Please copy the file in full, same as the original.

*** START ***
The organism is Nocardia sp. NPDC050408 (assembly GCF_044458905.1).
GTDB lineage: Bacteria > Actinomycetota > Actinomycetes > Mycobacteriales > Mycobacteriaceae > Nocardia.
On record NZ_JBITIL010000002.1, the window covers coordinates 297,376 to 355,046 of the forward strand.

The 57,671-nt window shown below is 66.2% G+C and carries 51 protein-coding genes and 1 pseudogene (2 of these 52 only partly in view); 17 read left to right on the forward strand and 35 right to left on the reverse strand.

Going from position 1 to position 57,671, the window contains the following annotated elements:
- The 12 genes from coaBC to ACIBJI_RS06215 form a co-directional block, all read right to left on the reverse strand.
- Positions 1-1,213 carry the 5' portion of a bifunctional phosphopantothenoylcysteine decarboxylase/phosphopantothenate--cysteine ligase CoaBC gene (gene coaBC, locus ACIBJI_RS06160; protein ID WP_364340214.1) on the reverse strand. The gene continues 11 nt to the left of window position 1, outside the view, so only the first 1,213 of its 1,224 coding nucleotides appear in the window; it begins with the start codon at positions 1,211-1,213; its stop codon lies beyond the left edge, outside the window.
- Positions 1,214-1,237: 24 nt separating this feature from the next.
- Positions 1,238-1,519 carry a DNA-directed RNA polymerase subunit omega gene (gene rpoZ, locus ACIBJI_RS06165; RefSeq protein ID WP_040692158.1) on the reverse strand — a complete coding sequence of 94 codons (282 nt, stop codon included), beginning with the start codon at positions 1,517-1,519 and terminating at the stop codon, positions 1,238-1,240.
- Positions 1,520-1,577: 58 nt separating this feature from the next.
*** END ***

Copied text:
The organism is Nocardia sp. NPDC050408 (assembly GCF_044458905.1).
GTDB lineage: Bacteria > Actinomycetota > Actinomycetes > Mycobacteriales > Mycobacteriaceae > Nocardia.
On record NZ_JBITIL010000002.1, the window covers coordinates 297,376 to 355,046 of the forward strand.

The 57,671-nt window shown below is 66.2% G+C and carries 51 protein-coding genes and 1 pseudogene (2 of these 52 only partly in view); 17 read left to right on the forward strand and 35 right to left on the reverse strand.

Going from position 1 to position 57,671, the window contains the following annotated elements:
- The 12 genes from coaBC to ACIBJI_RS06215 form a co-directional block, all read right to left on the reverse strand.
- Positions 1-1,213 carry the 5' portion of a bifunctional phosphopantothenoylcysteine decarboxylase/phosphopantothenate--cysteine ligase CoaBC gene (gene coaBC, locus ACIBJI_RS06160; protein ID WP_364340214.1) on the reverse strand. The gene continues 11 nt to the left of window position 1, outside the view, so only the first 1,213 of its 1,224 coding nucleotides appear in the window; it begins with the start codon at positions 1,211-1,213; its stop codon lies beyond the left edge, outside the window.
- Positions 1,214-1,237: 24 nt separating this feature from the next.
- Positions 1,238-1,519 carry a DNA-directed RNA polymerase subunit omega gene (gene rpoZ, locus ACIBJI_RS06165; RefSeq protein ID WP_040692158.1) on the reverse strand — a complete coding sequence of 94 codons (282 nt, stop codon included), beginning with the start codon at positions 1,517-1,519 and terminating at the stop codon, positions 1,238-1,240.
- Positions 1,520-1,577: 58 nt separating this feature from the next.